How Data Transformations Impact Later Distribution Management Transformations: Pieces to Consider, Challenges, and Pitfalls
What is the biggest mistake carriers make when undergoing a data transformation?
Carriers often view enterprise data modernization in a silo. While the value of data modernizations is well understood from a BI and Analytics perspective, many carriers fail to recognize the benefit mature data models and modern data infrastructure can have on transforming other areas of the business. Carriers lose out when they fail to carry modern data practices to other areas of their business such as compensation. Carriers may end up carrying existing data issues into their new systems.
We’ve seen examples of carriers who did not take the opportunity to mature their data model, ahead of undergoing a Distribution Management (DM) transformation. This limits the carrier’s ability to successfully transform their Distribution Management model, when the time comes. Some carriers have ended up rebuilding a lot of their existing complexity into their new compensation system. They were limited by their data in designing their Distribution Model, and carried some of their existing issues forward, because they did not prepare for their DM transformation, while undergoing their data transformation. Starting with a data transformation, and ensuring that data is available and consistent, before undertaking a DM transformation could help prevent data issues leading to downstream complexity.
What should carriers do, as a part of their enterprise data strategy, that could set them up for a successful distribution management transformation down the line?
Consistent formatting. Oftentimes, we see carriers fail to account for line of business or product nuances in their data. To account for complexity inherent in their products or lines of business, carriers will customize data attributes based on line of business. This not only builds institutional knowledge into the data, but necessitates product based handling from the compensation system.
Consistent timing. As carriers modernize platforms they move from batch to real-time data integrations. Building a data platform that can accommodate both batch and real-time integrations may be critical to ensuring legacy practices (i.e., batch) are not built into modern systems.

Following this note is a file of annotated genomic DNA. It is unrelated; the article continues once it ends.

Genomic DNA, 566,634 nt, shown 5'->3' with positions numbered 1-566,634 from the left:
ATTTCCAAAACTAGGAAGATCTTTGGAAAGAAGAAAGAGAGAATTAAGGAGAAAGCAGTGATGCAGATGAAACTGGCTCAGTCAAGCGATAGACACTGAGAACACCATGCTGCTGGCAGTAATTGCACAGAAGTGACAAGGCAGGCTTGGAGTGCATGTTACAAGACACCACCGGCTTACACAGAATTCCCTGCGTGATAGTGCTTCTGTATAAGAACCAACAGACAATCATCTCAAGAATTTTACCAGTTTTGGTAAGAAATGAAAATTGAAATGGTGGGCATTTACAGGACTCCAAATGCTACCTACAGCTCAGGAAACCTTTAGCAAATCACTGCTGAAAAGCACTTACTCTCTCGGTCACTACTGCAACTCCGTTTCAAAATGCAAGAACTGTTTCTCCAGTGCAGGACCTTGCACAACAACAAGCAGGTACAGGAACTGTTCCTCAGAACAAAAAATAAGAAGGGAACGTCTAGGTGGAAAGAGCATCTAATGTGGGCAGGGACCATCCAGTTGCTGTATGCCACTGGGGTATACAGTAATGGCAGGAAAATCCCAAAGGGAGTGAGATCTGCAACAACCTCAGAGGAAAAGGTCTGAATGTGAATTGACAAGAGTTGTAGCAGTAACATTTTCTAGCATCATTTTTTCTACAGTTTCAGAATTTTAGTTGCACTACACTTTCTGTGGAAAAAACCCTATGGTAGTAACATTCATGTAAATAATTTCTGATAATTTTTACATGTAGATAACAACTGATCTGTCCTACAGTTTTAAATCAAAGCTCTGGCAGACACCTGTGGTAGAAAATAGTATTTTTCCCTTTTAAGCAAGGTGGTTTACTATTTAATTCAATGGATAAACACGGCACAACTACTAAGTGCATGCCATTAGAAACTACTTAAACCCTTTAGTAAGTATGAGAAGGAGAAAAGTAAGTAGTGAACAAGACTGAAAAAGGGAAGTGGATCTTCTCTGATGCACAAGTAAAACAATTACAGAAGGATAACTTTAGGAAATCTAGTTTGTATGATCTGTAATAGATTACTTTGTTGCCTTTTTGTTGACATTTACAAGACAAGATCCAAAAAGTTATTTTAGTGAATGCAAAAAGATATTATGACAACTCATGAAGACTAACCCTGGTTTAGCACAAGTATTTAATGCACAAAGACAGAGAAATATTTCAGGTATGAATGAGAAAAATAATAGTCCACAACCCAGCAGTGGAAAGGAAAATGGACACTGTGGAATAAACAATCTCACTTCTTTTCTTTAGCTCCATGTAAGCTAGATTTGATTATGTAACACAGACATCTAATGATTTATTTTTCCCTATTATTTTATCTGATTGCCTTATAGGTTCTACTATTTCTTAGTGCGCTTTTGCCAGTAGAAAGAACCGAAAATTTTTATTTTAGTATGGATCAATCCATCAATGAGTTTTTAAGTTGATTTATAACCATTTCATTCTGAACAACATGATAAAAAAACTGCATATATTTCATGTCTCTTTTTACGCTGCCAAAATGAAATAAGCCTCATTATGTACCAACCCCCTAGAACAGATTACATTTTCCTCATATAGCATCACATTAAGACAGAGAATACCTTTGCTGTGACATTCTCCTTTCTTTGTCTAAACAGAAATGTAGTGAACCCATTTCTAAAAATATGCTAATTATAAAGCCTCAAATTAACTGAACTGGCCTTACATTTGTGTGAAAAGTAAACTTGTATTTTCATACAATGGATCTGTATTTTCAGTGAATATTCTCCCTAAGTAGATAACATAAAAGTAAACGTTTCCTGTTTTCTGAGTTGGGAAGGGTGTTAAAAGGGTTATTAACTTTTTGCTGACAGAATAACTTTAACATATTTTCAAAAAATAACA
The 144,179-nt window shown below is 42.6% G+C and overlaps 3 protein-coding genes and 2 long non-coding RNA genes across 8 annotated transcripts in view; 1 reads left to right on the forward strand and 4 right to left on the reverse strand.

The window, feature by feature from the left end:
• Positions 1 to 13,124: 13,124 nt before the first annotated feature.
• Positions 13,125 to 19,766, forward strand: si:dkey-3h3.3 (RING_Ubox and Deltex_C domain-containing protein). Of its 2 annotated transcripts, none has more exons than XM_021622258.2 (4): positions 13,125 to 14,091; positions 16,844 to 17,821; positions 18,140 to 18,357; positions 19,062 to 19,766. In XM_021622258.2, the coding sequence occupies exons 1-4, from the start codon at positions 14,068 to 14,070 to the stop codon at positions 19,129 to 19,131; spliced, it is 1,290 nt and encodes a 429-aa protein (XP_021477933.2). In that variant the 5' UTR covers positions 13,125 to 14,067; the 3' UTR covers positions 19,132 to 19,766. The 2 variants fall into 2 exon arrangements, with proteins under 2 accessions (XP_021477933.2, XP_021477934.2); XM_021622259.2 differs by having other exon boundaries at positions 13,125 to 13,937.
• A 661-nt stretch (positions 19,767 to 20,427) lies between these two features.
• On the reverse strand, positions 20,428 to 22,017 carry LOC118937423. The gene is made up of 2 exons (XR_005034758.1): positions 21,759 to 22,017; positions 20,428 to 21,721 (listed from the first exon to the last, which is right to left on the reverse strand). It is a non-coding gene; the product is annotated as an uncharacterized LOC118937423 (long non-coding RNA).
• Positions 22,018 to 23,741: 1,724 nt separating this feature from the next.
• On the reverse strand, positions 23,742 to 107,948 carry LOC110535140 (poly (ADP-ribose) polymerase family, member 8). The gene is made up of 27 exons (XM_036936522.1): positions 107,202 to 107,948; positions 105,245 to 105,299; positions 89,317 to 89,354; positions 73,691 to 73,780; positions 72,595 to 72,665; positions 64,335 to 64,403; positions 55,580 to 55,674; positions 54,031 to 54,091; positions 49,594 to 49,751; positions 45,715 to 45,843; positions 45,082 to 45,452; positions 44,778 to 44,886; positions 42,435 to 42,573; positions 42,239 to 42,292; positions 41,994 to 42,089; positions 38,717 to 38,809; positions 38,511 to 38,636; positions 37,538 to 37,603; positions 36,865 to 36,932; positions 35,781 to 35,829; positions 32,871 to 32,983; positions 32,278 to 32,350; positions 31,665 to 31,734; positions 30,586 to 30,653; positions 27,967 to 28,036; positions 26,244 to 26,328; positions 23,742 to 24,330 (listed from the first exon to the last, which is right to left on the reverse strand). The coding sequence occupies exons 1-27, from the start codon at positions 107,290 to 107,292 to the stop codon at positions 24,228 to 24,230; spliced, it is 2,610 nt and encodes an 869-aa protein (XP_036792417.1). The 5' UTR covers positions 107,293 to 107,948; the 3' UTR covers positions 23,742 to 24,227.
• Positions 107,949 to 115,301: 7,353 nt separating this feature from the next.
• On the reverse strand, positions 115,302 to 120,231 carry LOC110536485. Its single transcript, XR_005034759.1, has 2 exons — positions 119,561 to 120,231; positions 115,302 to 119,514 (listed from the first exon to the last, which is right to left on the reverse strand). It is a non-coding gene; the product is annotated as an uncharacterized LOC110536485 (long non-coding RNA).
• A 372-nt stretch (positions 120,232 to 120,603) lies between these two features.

Standardized business handling. We’ve seen carriers establish custom handling practices that vary across lines of business or products. These processes are required due to data inadequacy. They embed institutionalized knowledge into the data and make downstream commission system handling of standard business events (e.g., cancellations and reinstatements) more complicated. That complexity flows down to the carrier’s compensation system, and ultimately makes any future compensation plan updates or transformations more difficult.
Do you have any horror stories you can share where things have gone awry?
We’ve seen many examples of carriers siloing their data and distribution transformations. At one carrier, we saw a dogmatic aversion to modifying any upstream systems during their compensation plan transformation. This ultimately resulted in the carrier passing complexity from their policy admin systems into their comp system; the end result was a ‘transformed’ compensation model that was more complex and costly to maintain, than it would have been, if the carrier had addressed upstream data challenges first.
We’ve also seen a carrier that architected data to mirror their legacy systems. After their DM transformation, the carrier was left with a new comp model which maintained all of the carrier’s legacy issues.
What can carriers who have started, or are ready to start, their DM transformation journey do now, if they haven’t undergone a data transformation?
The first step is to make sure the data required for new compensation plan requirements is available, in a usable format, from upstream systems.
The second piece to think about is the data required from downstream systems. Carriers should determine what data is needed for functions like reporting and accounting, and determine where that data is coming from (e.g., policy admin systems, data layer, compensation system).
If required data from upstream systems, or data required to pass to downstream systems, is not available, this is an indicator that the carrier may need to pause their DM transformation and rethink their data strategy. Data transformation efforts should be the first step in a DM transformation, and can help identify and alleviate data issues, before they result in complexities downstream.